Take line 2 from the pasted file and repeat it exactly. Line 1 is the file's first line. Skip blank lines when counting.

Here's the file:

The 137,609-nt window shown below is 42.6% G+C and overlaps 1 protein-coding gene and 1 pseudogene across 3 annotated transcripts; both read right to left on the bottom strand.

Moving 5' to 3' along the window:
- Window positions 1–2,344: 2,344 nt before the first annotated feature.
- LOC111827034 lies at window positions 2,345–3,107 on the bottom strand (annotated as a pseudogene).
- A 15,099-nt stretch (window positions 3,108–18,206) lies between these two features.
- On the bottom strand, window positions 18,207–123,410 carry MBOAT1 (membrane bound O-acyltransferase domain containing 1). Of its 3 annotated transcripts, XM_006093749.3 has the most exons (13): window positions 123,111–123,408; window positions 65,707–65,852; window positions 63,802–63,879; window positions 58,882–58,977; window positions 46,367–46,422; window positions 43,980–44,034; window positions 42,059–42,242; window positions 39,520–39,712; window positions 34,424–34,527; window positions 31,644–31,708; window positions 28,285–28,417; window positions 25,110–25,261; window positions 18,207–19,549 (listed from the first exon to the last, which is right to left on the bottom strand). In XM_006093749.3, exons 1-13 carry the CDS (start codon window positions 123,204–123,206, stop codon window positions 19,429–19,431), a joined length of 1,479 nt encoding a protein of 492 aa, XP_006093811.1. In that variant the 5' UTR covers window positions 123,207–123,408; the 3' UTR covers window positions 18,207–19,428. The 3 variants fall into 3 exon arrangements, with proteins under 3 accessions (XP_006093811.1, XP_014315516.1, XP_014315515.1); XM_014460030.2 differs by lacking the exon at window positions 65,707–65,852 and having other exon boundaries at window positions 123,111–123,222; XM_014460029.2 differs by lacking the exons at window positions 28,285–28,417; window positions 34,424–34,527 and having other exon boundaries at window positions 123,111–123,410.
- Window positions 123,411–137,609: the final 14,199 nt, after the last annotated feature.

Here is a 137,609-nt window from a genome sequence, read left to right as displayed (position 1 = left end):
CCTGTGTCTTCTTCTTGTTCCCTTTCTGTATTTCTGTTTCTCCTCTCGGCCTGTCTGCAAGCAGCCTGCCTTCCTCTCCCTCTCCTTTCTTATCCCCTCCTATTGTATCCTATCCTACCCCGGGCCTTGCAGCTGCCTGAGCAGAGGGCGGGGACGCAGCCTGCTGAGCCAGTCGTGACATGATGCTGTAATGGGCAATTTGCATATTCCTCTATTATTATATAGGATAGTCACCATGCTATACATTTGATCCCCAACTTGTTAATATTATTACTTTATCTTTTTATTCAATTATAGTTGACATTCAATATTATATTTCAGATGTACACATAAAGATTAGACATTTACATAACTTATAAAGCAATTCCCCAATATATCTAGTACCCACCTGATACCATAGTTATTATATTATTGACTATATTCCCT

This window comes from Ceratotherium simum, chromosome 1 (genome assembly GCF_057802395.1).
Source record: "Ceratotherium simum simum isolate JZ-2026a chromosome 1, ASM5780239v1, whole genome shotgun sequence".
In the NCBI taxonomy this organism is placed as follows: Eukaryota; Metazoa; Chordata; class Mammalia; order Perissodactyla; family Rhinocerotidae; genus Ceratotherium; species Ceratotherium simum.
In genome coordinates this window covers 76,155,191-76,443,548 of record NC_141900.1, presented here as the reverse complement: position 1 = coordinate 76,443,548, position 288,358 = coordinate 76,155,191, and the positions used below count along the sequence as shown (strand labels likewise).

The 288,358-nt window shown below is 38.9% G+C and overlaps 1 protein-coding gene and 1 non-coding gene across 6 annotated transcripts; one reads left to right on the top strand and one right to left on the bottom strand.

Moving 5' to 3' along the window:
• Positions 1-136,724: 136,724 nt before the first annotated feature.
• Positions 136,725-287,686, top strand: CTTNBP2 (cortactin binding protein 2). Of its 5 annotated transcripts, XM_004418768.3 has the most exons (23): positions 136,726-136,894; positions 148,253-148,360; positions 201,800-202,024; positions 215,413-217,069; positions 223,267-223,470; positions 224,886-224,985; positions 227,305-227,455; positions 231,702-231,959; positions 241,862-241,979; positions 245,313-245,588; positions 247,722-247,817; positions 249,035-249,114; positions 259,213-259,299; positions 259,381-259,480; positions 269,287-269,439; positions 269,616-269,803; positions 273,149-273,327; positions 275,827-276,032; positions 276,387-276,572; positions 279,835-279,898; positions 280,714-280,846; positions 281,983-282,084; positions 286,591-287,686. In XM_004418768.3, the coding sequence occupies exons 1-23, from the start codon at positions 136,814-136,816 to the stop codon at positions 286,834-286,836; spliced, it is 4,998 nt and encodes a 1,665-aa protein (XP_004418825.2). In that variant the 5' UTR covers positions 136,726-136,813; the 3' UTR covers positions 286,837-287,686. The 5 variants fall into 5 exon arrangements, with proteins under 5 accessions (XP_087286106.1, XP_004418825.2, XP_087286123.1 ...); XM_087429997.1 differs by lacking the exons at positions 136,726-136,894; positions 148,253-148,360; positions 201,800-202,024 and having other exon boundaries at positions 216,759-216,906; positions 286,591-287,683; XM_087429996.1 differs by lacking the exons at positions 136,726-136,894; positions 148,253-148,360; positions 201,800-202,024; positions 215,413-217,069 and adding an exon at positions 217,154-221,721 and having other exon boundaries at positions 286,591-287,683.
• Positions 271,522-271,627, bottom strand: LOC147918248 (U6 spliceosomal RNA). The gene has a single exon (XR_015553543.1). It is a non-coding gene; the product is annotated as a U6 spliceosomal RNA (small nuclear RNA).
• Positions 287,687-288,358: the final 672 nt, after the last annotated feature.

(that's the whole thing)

Moving 5' to 3' along the window: